Migrant children go to Florida shelters

TALLAHASSEE, Fla. – When the federal government suddenly emptied a South Florida detention center for migrant children in August, it was unclear exactly where more than 1,000 children had gone.

Federal officials said only that the children who had been staying at the controversial Homestead center were released to sponsors or transferred to state-licensed facilities that are part of a system of federally funded shelters across the nation.

But 48 of the children were sent to two Florida-licensed facilities, one in Miami Gardens and one in Lake Worth, which is the only state-approved shelter that exclusively cares for migrant teen girls, according to DaMonica Smith, a spokeswoman for the state Department of Children and Families.

Records obtained by The News Service of Florida show the state conducted several checks on both facilities this year. The records give a glimpse of the relatively limited role the state plays in ensuring the well-being of children who were separated from their families after crossing the country's southern border and being detained.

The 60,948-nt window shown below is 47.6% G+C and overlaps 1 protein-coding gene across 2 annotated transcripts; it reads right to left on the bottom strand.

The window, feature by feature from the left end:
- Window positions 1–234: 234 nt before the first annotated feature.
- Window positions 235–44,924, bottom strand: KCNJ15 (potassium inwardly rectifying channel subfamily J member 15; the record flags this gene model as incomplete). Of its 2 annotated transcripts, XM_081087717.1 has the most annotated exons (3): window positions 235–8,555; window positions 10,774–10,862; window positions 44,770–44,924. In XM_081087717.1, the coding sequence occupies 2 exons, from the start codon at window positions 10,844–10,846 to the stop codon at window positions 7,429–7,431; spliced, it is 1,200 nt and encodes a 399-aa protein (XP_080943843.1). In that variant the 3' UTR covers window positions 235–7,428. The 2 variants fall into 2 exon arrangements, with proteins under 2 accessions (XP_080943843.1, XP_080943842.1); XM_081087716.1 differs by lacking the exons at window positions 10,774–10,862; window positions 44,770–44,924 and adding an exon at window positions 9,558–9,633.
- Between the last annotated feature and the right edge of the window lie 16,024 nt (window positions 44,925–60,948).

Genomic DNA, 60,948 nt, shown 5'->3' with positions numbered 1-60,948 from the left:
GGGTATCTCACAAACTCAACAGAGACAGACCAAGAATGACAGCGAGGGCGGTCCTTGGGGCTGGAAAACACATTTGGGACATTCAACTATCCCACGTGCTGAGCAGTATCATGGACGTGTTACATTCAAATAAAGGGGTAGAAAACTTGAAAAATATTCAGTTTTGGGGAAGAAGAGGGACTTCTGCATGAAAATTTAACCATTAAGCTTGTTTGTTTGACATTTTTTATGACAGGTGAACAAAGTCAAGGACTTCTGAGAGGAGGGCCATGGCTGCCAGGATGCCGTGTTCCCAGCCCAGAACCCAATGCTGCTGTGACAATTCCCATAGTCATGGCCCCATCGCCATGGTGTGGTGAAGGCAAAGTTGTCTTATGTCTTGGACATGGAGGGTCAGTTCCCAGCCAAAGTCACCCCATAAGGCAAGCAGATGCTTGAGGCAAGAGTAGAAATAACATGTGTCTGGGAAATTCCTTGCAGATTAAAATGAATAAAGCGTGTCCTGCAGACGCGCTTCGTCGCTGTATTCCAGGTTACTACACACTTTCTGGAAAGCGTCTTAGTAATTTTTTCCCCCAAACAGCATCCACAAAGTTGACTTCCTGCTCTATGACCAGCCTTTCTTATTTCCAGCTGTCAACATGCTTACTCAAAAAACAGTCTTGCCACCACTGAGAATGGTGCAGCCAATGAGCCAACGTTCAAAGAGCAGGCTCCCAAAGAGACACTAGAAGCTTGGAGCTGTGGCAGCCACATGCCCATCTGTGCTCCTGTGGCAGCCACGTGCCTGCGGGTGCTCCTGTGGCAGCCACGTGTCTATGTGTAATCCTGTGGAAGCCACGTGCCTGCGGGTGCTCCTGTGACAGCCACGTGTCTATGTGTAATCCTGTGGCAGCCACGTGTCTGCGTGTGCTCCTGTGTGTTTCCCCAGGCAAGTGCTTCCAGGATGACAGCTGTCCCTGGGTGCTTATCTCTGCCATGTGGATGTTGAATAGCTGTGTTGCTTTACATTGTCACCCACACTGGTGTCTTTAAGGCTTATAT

"DCF is only responsible for licensing and monitoring for compliance with licensing standards," Smith said.

Both facilities receive millions of dollars under contracts with the U.S. Department of Health and Human Services' Office of Refugee Resettlement to help the Trump administration deal with an influx of migrant children. Those children have come from the Homestead center, other facilities and the border.

Federal officials declined to comment on the operations of the Florida shelters due to the "privacy and security of the unaccompanied alien children." But they said it usually takes shelters in the federal network roughly 50 days to release children to their families or other sponsors, a reduction from the 93 days it took in November 2018.

The latest checks conducted by the state on one of the shelters took place in July. A Florida licensing specialist went to Lake Worth, in Palm Beach County, three months after the state approved a license for the U.S. Committee for Refugees and Immigrants to operate a 141-bed facility.